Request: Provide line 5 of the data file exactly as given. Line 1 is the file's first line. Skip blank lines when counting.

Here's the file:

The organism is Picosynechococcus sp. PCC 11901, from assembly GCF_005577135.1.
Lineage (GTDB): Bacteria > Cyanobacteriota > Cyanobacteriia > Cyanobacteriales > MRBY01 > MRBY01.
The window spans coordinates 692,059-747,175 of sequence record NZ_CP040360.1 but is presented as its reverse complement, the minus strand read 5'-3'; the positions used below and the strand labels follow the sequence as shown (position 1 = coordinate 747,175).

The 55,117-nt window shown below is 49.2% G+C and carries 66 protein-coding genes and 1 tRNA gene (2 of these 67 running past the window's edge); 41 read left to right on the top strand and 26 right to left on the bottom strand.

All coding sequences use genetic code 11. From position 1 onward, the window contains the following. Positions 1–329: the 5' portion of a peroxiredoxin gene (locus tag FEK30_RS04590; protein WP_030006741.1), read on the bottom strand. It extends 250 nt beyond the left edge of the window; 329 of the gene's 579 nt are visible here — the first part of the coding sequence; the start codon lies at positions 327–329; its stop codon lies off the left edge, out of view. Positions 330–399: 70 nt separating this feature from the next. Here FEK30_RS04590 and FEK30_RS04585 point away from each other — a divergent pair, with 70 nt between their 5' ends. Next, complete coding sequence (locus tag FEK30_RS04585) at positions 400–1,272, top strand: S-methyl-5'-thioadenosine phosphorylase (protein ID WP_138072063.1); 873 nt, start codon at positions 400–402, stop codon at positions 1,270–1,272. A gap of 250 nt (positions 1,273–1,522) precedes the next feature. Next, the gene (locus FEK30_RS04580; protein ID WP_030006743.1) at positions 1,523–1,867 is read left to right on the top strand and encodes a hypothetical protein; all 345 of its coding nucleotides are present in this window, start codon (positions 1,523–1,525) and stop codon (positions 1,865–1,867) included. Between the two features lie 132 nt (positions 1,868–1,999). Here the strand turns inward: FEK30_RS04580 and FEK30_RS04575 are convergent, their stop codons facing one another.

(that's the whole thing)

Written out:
All coding sequences use genetic code 11. From position 1 onward, the window contains the following. Positions 1–329: the 5' portion of a peroxiredoxin gene (locus tag FEK30_RS04590; protein WP_030006741.1), read on the bottom strand. It extends 250 nt beyond the left edge of the window; 329 of the gene's 579 nt are visible here — the first part of the coding sequence; the start codon lies at positions 327–329; its stop codon lies off the left edge, out of view. Positions 330–399: 70 nt separating this feature from the next. Here FEK30_RS04590 and FEK30_RS04585 point away from each other — a divergent pair, with 70 nt between their 5' ends. Next, complete coding sequence (locus tag FEK30_RS04585) at positions 400–1,272, top strand: S-methyl-5'-thioadenosine phosphorylase (protein ID WP_138072063.1); 873 nt, start codon at positions 400–402, stop codon at positions 1,270–1,272. A gap of 250 nt (positions 1,273–1,522) precedes the next feature. Next, the gene (locus FEK30_RS04580; protein ID WP_030006743.1) at positions 1,523–1,867 is read left to right on the top strand and encodes a hypothetical protein; all 345 of its coding nucleotides are present in this window, start codon (positions 1,523–1,525) and stop codon (positions 1,865–1,867) included. Between the two features lie 132 nt (positions 1,868–1,999). Here the strand turns inward: FEK30_RS04580 and FEK30_RS04575 are convergent, their stop codons facing one another.